About me (chri d. d.)

I'm chri; I sometimes post on forums and blogs, usually under the username chridd. I lurk more than I post, partly because I tend to be afraid of saying something wrong and accidentally breaking a rule or starting a flamewar or revealing something about myself that I shouldn't or looking stupid.... Also I sometimes post stuff I make on my website.

My username

Comes from my offline name. I've been using chri as my name since long before I used the internet regularly; the d's are initials (and no spaces makes it more usernamey). My username is all lowercase. I use this name on many forums and comment sections, but I'm apparently not the only person with my username, since searching for my username on Google gives plenty of results that have nothing to do with me. On the other hand, anyone (online or offline) with a name that's not chri possibly followed by one or two d's (or one or two things that start with d) almost certainly isn't me.

Pronunciation: /tʃɹɪ.di.di/  audio ; each letter or digraph in "chri" is pronounced as it's usually pronounced, disregarding any other spelling or phonotactics rules. chridd is pronounced like chickadee, with an extra r and the cka replaced by another dee; chri is pronounced like church rim, minus the chur and the m, or like rich, with the sounds rearranged. (Don't worry; you're not the only one who has trouble pronouncing it. I didn't know about phonotactics when I was younger, so I considered any combination of sounds pronounceable. ☺)

(my avatar is a purple cat face on a purplish pinkish gradient background)

My avatar

I like purples and pinks and cats. Updated from my original avatar. Facial features traced from an image on Wikipedia. Other avatars I've used and more info.

General information

(This is not an invitation to discuss these things.)

Asked questions of varying frequencies

(Questions I've heard someone ask at least once.)

How are you?
Alive, relatively healthy, not sure where my life is going.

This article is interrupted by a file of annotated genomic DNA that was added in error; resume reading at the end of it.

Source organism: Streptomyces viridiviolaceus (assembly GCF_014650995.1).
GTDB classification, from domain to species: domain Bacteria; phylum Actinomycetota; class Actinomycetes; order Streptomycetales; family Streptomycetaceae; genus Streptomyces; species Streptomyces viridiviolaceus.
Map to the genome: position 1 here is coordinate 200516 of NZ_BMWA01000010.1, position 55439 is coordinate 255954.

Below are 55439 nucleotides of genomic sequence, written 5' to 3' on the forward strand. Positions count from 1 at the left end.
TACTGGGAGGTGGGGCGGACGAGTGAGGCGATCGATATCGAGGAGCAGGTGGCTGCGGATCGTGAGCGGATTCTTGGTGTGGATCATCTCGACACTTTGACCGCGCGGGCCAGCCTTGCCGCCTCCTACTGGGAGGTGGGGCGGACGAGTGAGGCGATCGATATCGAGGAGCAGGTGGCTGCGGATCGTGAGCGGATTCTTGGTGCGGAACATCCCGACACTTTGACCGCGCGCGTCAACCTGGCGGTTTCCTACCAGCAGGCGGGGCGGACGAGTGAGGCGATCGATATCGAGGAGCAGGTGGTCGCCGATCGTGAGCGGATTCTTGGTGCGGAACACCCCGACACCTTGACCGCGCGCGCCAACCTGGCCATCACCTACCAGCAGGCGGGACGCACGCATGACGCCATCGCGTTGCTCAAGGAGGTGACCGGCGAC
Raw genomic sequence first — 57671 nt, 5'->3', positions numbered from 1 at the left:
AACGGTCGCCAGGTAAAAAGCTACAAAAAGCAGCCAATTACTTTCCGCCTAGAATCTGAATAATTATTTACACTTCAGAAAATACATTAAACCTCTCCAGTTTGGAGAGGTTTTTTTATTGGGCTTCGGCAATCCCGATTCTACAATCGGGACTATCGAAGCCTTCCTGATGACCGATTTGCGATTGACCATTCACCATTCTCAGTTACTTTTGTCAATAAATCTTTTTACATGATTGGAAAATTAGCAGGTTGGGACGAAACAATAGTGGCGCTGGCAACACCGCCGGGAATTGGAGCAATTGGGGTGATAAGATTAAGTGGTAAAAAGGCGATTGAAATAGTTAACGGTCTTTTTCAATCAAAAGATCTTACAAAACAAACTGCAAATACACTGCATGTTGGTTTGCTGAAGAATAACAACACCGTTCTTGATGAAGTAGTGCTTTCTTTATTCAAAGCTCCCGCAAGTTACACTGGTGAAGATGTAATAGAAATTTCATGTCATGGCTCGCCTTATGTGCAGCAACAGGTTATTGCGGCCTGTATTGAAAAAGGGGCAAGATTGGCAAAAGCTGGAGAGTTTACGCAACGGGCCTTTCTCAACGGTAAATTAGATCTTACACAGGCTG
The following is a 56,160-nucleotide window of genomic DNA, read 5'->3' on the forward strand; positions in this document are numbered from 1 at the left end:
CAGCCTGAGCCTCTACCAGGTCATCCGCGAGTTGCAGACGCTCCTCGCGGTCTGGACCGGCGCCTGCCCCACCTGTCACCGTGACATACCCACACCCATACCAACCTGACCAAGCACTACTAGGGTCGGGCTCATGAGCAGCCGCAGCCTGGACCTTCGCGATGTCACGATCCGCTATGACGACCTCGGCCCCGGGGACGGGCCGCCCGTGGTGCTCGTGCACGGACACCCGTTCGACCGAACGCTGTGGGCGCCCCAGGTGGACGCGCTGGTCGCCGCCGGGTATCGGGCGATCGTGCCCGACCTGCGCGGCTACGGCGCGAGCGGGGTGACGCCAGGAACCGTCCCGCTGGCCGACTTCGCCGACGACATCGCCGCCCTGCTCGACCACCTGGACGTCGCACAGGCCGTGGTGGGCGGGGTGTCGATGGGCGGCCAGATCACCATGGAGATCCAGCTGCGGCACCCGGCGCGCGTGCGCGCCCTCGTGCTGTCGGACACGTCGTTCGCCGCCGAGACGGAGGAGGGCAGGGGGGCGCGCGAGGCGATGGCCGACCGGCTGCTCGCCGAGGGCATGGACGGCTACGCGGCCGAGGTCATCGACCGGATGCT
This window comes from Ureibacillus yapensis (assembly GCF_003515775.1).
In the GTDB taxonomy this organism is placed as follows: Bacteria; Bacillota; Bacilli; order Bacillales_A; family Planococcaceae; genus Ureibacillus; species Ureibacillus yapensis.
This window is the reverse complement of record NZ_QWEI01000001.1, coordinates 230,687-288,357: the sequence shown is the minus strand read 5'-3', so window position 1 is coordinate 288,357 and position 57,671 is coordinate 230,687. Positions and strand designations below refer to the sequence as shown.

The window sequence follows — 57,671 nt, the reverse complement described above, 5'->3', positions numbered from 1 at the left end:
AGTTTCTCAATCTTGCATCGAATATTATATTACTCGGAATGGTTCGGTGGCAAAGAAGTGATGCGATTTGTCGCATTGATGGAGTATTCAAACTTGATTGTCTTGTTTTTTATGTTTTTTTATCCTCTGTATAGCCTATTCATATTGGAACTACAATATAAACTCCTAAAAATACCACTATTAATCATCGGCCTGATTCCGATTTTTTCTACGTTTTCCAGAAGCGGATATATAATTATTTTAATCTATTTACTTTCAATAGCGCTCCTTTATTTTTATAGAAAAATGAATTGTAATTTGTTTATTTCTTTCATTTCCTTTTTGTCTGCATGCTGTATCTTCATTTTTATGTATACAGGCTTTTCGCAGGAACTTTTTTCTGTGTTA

Can you teleport?
Will you create a giant robot or an army of robots for me?
No. A giant robot would be too potentially destructive and an army of robots would be too actually destructive. Therefore, I shall use neither of those, and instead I shall take over the world with my CUTE LITTLE KITTY ROBOTS!!! *Meow*
What time is it?
I don't know
Do you have a lighter/cigarettes?
No. If you want to smoke, the least you can do is provide your own materials. And stand downwind from me.
If you had just one minute to speak to everyone on Earth at the same time, what would you say?
I would either (a) have really bad stage fright and not think of anything to say for 55 seconds, then think of something really important to say that I really wanted to say and not have time (possibly that would happen a few days later), or (b) refer everyone to a page on my website (having thought of a), so I could put what I wanted there, but then forget to actually make the page (or remember to make the page but leave it with a "coming soon" message on it) until everyone has forgotten about me. I'm not sure which.
You see a turtle lying on its back, yet you don't flip it over. Why?
Because I'm too afraid of hurting zem. Zir legs are probably fragile, and zir insides as well, so if I tried to move zem I might damage something.
What would your dying words be?
"Yes, I'm sure my artificial intelligence won't become sentient and evil."
Demon, dragon, or hamster?
If, say, x + 1 dx = ∫ x dx + ∫ 1 dx, and each integral has a + C, why does the final result not have + 2C?
Because they're different C's. You get one constant from x dx—let's call it A—and another from ∫ 1 dx—let's call it B (this is different than A)—and then in the final result you get x2/2 + x + A + B, but how much is in A vs. B doesn't matter (e.g., A = 1 and B = 2 gives the same result as A = 3 and B = 0), so we can just give A + B a name—let's say, C—and forget about the original A and B.
How do you tell if a file is a hard link?
Well, technically any file is a hard link, so you can determine this e.g. with the -e operator in Perl.

However, I suspect that you want to know whether a file has more than one hard link. For instance, you might want to decide whether to write directly to the file or delete the old one and make a new one depending on whether the file has multiple hard links. If you're using the command line and just want to know, you can use ls -l; the number right after the file permissions tells you the number of hard links (for directories, it tells you the number of files in the directory). If you're writing a C/C++/Objective-C program on Unix, you can use the stat function (or any related function, see man 2 stat [Linux, BSD]); check if st_nlink in the resulting structure is greater than 1. If you're writing a Perl program, check the fourth value (array subscript 3) in the list returned by the stat function (you can subscript the return value if you put the stat call in parentheses, like (stat($file))[3]). In other languages, check for a function named "stat", or you can try parsing the output of ls -l.

Keep in mind that the original and the link are indistinguishable; you can't tell which was made first (unless you have other knowledge about the process that created them), not that it would matter if you could.

See, was that so difficult to answer?